This isn't Les Miles' team, but with a few tweaks, it could have been
This isn’t Les Miles’ LSU team.
But it could have been.
Or at least something similar to it could have been.
Miles took over the LSU program that Nick Saban built and maintained an extremely high level of success. He won a national championship in his 3rd season.
Four years later his Tigers team put together the most impressive LSU regular season until this one.
That undefeated, No. 1-ranked team came up short in the title game, losing to Alabama, 21-0.
It remains to be seen whether Ed Orgeron’s team can finish the deal against No. 3 Clemson in the CFP Championship Game on Monday.
But somewhere Miles, who just completed his first season as Kansas’ head coach after being fired and replaced by Orgeron as LSU’s coach 4 games into the 2016 season, has to be wondering what might have been.
That 2011 team had one relative weakness and it was at the position that is this team’s biggest strength – quarterback.
If that 2011 team was ever going to lose – in the regular season, in the SEC Championship Game, in the BCS Championship Game – it was going to be because of shortcomings at quarterback.
That LSU team beat Alabama in Alabama without scoring a touchdown. It beat Georgia easily for the SEC championship despite passing for a mere 30 yards.
Then came the rematch against Alabama and the Achilles’ heel flared up.
The limitations of the offense, primarily the passing game, were the Tigers’ undoing. Everyone knew it. Many anticipated it.
Afterward, even Miles knew it. He made a change at offensive coordinator and brought in Cam Cameron from the NFL to enhance the passing aspect of the offense as LSU made the transition from the Jordan Jefferson/Jarrett Lee tandem to Zach Mettenberger, a strong-armed, pure pocket passer.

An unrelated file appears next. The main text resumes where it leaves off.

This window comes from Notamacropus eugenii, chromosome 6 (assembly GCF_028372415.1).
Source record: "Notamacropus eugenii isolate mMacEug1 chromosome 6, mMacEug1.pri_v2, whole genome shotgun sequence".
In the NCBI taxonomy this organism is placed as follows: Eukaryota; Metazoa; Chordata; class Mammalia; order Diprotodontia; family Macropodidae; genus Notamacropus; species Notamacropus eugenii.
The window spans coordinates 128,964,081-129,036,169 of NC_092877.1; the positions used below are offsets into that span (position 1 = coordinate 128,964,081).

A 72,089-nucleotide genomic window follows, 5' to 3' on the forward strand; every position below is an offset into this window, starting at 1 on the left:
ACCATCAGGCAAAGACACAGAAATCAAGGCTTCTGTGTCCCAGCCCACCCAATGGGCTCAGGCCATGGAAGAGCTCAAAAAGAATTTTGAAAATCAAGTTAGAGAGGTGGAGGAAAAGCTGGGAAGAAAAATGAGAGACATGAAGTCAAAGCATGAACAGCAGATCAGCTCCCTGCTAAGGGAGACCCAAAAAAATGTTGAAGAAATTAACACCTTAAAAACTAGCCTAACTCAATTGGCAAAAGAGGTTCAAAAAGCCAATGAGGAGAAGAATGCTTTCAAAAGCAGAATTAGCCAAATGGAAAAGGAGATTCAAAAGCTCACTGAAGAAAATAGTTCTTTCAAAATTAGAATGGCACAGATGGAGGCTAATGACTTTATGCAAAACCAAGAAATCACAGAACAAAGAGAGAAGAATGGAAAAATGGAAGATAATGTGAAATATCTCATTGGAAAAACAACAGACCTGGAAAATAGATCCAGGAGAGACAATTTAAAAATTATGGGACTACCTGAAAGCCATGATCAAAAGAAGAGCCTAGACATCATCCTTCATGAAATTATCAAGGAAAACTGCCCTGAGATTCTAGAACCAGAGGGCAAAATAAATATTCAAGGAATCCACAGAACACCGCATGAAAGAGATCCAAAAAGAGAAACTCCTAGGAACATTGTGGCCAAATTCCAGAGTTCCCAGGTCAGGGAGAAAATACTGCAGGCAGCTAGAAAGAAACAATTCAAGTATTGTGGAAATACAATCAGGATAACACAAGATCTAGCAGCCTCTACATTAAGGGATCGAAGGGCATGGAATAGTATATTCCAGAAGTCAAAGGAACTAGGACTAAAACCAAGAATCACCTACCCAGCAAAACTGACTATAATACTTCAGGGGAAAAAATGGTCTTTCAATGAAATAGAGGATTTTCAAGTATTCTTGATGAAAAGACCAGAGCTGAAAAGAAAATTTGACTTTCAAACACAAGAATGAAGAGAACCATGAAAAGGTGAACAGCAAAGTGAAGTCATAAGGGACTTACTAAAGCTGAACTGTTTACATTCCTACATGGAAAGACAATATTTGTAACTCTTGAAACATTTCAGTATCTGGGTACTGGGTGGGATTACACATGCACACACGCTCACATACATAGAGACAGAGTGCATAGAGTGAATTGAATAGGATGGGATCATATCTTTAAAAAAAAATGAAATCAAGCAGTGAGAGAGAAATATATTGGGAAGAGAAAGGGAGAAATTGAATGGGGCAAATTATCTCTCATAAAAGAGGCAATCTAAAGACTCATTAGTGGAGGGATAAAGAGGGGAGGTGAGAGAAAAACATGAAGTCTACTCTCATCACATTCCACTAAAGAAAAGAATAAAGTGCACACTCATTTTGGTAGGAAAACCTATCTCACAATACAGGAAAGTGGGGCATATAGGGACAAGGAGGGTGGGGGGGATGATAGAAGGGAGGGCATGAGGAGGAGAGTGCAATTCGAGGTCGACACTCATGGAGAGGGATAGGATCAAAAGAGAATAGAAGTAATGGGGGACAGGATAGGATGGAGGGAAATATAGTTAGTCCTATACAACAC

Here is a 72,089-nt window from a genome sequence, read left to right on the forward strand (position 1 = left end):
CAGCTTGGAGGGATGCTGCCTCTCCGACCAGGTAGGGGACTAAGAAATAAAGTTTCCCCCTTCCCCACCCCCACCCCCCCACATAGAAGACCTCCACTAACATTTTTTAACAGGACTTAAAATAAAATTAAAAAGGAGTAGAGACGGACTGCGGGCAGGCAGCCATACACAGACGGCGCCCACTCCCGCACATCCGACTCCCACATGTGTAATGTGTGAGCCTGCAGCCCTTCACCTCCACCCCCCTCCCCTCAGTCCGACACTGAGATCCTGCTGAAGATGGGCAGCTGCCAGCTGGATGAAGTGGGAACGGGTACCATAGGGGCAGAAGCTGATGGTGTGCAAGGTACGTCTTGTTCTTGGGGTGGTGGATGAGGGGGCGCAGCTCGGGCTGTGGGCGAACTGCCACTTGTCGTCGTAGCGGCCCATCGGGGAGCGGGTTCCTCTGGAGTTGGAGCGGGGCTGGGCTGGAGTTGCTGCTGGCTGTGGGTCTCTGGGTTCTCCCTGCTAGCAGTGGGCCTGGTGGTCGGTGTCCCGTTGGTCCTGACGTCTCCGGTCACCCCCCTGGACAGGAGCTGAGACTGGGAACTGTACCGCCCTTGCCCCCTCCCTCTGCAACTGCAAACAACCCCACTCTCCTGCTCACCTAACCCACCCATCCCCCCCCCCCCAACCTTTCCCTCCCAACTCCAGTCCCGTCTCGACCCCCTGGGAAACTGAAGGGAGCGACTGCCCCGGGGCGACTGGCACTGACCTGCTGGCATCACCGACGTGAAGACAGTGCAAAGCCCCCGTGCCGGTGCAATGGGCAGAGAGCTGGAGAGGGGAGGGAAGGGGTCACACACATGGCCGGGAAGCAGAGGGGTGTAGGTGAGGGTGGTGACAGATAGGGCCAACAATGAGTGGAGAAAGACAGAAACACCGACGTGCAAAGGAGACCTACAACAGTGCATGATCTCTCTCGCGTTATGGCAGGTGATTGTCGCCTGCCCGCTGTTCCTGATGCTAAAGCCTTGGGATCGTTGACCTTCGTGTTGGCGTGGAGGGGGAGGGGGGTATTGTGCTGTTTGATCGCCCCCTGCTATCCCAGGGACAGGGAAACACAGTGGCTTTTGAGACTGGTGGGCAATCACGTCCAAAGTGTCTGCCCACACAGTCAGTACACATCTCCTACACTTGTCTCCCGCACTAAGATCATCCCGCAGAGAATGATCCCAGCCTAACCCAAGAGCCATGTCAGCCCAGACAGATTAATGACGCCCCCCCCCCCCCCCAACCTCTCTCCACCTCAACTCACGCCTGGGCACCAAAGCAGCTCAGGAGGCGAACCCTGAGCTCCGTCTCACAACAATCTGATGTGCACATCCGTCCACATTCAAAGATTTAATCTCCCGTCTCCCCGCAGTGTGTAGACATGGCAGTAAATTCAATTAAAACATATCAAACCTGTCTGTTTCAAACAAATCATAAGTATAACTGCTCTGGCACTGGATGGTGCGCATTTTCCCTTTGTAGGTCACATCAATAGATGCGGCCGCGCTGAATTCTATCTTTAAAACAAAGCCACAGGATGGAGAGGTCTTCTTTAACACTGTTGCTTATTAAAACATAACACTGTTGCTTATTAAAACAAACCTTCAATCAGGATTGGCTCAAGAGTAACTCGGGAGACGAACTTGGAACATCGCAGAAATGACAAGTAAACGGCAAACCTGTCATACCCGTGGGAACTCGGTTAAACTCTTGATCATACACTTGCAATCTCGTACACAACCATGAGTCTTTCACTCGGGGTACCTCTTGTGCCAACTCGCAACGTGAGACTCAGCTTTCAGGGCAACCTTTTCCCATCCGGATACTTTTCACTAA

The passing game wasn’t much different in 2012. Mettenberger passed for 2,609 yards, some 500 more than Jefferson and Lee a year earlier, but had just 12 touchdowns, 9 fewer than the previous season.
In 2013, Mettenberger was more productive, passing for more than 3,000 yards and 22 touchdowns.
The offense was better and pointed in the same direction that everyone else was headed in offensively. But there was still a lot of catching up to do.
Miles never completely let go of the reins of the offense, allowing Cameron to drift toward territory Miles had only see from afar, but not stray far enough for Miles to leave his comfort zone.
LSU continued to play good defense and make marginal progress in the passing game, nominally hang in the SEC race until losing to Alabama on the first weekend in November, go to an unexciting bowl and finish somewhere around 10 wins all the while spinning their wheels.
Then came the 2-2 start in 2016 and Miles was gone and Orgeron was in. Orgeron did a nice enough job as interim head coach to get the full-time gig when nobody else seemed to really want it.
But Orgeron’s first 2 full seasons as head coach weren’t all that different than Miles’ last few full seasons as head coach – lots of good moments, a few bad ones, even fewer great ones, a nice defense, average and directionless offense.
But whereas Miles always seemed reluctant to change the offense, Orgeron seemed restless to keep changing it until he got it right.
He ditched Cameron right away and changed coordinators twice more before finally making a bold move last offseason – hiring a young unknown NFL assistant named Joe Brady to revolutionize the passing game.
Orgeron jumped full force into the deep end of a sea of change that Miles would merely dip a few toes into.
And here we are.
An LSU quarterback has won the Heisman Trophy. The Tigers have broken school, conference and national passing records over the course of a regular season even better than that 2011 masterpiece.
The change – the bold change in the passing game – was the final piece to the puzzle.
Miles is a disciple of legendary Michigan coach Bo Schembechler, whose teams played great defense and special teams, ran the ball extremely well and grudgingly accepted the fact that they needed to complete passes periodically.
It’s a formula that served Miles and LSU quite well for a long time. Miles is the 2nd-winningest coach in LSU history and won a national championship.
He could have done more. He tried to do more.
But when facing a 3rd-and-long to try and get his program back on track, he couldn’t bring himself to throw the ball past the 1st-down marker though he did resist the long-held temptation to run a draw play.
Ultimately he chose to run a screen pass.